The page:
Can you believe that Armchair BEA is almost over? This is the last day of the themed discussions, and tomorrow I’ll post a wrap-up of the event.
What exactly does “keeping it real” mean? The meaning lays in keeping. How do you not only grow an audience, but how do you keep them coming back for more? If you have been around for years, how do you keep your material fresh? How do you continue to keep blogging fun?
One of the main things that I like to remember when blogging is that if it stops being fun, I’m doing it wrong. Generally the combination of reviewing books and participating in the occasional event has worked well for me. I’ve also started participating in book tours, because I like being able to discuss a book that I’ve read with other bloggers. It’s the discussions and overall level of excitement that I see in the blogosphere that keep me coming back for more.
One thing I plan on doing in the near future is a slight re-design of the look and feel of my blog. While it currently works for me, I noticed since I came back to blogging that WordPress has added more themes that have a sleeker look and better social media integration. I’d also like to re-do my avatar, because I got glasses back in January and wanna make her look as close to what I look like as possible. I always wonder though when I update the look/feel of my blog whether I’m making it harder for people to recognize. Thoughts?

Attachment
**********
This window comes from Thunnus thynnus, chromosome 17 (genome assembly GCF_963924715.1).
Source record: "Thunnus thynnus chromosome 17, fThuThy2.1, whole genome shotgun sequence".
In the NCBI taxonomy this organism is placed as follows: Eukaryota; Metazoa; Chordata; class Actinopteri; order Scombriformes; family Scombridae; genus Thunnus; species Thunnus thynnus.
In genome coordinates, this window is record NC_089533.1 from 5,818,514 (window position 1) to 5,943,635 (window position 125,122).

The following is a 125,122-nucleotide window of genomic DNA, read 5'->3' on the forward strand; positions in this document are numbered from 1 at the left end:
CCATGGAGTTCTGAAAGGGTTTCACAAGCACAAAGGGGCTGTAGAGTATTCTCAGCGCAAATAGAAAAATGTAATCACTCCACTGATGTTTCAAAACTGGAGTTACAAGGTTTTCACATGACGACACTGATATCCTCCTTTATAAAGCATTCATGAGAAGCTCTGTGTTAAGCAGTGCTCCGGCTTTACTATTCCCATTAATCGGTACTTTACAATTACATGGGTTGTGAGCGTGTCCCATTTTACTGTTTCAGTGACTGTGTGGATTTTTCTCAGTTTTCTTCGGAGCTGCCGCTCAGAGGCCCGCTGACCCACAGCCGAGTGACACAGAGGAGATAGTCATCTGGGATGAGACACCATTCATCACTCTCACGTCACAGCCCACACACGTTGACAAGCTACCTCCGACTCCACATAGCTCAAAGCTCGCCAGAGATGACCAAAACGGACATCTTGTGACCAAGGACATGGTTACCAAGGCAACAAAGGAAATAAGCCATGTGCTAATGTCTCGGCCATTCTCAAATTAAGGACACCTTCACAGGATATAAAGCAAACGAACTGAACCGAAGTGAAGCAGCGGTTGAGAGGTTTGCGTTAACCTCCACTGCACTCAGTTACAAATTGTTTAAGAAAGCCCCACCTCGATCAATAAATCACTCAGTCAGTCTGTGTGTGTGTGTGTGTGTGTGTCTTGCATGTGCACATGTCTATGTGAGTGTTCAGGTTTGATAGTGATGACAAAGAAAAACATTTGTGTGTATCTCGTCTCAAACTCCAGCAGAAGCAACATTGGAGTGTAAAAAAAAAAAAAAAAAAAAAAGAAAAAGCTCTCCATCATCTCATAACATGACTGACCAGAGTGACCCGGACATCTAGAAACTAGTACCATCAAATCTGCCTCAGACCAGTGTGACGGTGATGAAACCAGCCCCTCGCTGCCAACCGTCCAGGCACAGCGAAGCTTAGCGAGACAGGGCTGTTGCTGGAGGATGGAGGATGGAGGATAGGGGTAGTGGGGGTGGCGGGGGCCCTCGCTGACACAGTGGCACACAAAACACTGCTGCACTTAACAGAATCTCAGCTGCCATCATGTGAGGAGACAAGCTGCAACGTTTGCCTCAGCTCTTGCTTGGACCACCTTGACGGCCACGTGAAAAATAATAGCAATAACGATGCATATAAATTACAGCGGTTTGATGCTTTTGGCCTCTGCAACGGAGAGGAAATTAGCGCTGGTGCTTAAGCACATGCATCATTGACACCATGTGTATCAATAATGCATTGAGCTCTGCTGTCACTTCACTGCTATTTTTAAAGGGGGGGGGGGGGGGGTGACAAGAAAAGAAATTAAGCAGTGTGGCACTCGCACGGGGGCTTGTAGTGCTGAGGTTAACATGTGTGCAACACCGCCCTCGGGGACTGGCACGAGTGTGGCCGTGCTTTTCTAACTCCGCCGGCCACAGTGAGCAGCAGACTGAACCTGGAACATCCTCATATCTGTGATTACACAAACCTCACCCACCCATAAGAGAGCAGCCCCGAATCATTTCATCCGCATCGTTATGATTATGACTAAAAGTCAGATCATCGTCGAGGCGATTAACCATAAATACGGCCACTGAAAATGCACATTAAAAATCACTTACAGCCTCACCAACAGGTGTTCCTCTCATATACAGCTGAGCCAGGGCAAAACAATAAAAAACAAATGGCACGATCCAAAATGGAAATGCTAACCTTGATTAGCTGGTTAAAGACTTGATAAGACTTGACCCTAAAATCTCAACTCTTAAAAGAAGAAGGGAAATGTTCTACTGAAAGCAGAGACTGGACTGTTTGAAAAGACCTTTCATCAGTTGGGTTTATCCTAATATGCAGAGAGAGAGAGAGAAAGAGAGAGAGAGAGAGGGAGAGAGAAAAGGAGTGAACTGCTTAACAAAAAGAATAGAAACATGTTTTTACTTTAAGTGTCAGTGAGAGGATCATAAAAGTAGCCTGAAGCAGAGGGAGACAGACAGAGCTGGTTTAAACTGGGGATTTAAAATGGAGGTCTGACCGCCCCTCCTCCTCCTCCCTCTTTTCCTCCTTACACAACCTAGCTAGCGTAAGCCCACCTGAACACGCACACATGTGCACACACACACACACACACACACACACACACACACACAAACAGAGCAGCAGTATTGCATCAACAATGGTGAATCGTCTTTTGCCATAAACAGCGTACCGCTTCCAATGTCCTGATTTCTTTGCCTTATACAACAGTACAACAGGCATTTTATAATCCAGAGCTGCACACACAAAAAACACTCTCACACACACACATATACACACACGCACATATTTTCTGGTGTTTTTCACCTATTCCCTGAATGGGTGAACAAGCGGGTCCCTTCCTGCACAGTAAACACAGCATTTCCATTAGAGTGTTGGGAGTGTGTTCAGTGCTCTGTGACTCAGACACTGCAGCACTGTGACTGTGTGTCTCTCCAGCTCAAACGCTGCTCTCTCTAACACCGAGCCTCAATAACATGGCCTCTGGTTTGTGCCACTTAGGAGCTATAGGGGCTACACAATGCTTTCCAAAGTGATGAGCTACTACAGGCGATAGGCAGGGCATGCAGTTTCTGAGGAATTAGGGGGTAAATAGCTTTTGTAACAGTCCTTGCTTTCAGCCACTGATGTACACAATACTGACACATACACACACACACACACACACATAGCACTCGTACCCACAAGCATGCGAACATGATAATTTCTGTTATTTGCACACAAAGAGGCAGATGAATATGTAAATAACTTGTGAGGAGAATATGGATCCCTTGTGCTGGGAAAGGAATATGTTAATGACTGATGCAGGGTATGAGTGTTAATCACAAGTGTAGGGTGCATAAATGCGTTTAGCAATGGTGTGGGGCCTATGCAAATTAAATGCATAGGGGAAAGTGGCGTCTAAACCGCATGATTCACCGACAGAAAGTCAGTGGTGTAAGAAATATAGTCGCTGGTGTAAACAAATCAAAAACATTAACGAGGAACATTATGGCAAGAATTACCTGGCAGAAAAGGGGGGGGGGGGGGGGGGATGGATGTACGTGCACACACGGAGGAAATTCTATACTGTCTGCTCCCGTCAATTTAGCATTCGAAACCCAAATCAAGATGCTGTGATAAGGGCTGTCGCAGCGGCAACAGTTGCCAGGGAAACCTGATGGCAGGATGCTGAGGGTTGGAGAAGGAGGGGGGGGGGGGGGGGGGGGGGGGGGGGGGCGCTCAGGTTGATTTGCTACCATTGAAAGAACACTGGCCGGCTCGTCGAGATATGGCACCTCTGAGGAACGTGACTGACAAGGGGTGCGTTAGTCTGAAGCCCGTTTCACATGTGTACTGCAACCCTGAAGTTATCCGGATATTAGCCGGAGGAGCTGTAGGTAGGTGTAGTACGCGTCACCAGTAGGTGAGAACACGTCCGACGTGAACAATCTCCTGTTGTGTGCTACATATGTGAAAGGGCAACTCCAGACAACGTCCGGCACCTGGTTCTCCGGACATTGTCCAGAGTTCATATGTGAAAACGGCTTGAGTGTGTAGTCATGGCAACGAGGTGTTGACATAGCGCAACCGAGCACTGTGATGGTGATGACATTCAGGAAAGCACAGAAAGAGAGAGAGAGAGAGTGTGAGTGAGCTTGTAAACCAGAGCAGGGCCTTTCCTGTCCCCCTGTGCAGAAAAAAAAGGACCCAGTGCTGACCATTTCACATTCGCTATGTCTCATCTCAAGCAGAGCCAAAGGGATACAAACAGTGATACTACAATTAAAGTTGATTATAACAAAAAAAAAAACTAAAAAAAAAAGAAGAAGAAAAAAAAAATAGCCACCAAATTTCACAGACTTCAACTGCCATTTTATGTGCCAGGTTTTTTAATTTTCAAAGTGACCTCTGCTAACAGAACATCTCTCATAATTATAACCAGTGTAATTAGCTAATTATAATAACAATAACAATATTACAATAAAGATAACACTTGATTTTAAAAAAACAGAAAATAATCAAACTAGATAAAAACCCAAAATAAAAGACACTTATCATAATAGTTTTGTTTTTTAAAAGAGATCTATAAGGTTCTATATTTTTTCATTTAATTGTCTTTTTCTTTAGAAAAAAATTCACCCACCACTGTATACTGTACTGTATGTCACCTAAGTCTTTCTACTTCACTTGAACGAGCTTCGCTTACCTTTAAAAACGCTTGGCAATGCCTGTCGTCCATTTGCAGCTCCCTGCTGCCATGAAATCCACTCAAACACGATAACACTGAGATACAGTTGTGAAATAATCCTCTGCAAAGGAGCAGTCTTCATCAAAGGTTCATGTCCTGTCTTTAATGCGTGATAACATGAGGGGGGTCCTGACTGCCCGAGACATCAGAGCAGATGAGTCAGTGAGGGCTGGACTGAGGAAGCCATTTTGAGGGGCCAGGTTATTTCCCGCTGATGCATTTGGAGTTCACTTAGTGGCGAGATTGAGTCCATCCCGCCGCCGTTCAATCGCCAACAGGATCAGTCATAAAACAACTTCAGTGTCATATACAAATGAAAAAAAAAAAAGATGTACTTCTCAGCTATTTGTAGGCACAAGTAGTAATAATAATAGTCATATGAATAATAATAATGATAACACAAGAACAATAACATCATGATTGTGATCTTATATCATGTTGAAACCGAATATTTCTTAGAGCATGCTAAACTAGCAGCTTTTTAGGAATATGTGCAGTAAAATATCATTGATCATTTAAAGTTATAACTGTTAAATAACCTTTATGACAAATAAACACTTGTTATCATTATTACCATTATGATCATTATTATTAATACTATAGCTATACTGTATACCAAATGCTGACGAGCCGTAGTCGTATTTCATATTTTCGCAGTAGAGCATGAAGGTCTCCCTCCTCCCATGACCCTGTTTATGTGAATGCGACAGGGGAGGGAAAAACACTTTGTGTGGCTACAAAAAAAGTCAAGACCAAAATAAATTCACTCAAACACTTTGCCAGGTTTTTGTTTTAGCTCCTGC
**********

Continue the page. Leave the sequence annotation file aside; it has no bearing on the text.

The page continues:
Our final genre focuses on the younger crowd: children’s picture books and young adult literature and everything in between. What are the top 5 (or more) books that every child should have on his shelf? If you are an adult who reads YA, why do you keep going back for more? If you are not a reader of these books, think back to your childhood and share your favorites from your younger years.
I was lucky as a child, because my mother valued reading. She used to read me bedtime stories every night, even when she was exhausted and really ought to have been in bed herself. It’s something that I’m grateful for. Some of our favorites, in no particular order, were:
1. “A Wrinkle in Time” by Madeline L’Engle – I’m still enchanted by the Murray family of Madeline L’Engle’s Time Quartet. As a child, they showed me that it was okay to be different, that it was okay to want to learn, and that religion and science didn’t have to be mutually exclusive.
2. “Miss Rumphius” by Barbara Cooney – Beautiful illustrations, and a theme of making the world a more beautiful place. It inspired me to plant lupine seeds all over my neighborhood.
3. “The Little Prince” by Antoine de Saint-Exupéry – A sad story, but a reminder of the power of a child-like perspective on the world.
4. “Mary Engelbreit’s The Snow Queen” by Hans Christian Andersen – A gorgeously illustrated edition of the classic fairytale.
5. “The Story of May” by Mordecai Gerstein – A little girl travels to visit each of the personified months of the year. I was saddened to discover that it’s out of print.
Moving on to the subject of young adult novels…
I’ve got a love/hate relationship with YA. There are a lot of brilliant YA novels out there, but there are also a lot of duds. I have a hard time finding the good ones, and it irritates me to no end when an otherwise good story is ruined by love triangles and teenage angst. Even when I was a teenager, that kind of drama annoyed me. Sometimes it makes me want to swear off YA for good. But then, books like Seraphina, Bitterblue, and Katya’s World remind me that I’m being unfair, and that young adult novels can contain imaginative new worlds populated by strong and resilient protagonists.
What are some of your favorite childhood or YA novels?by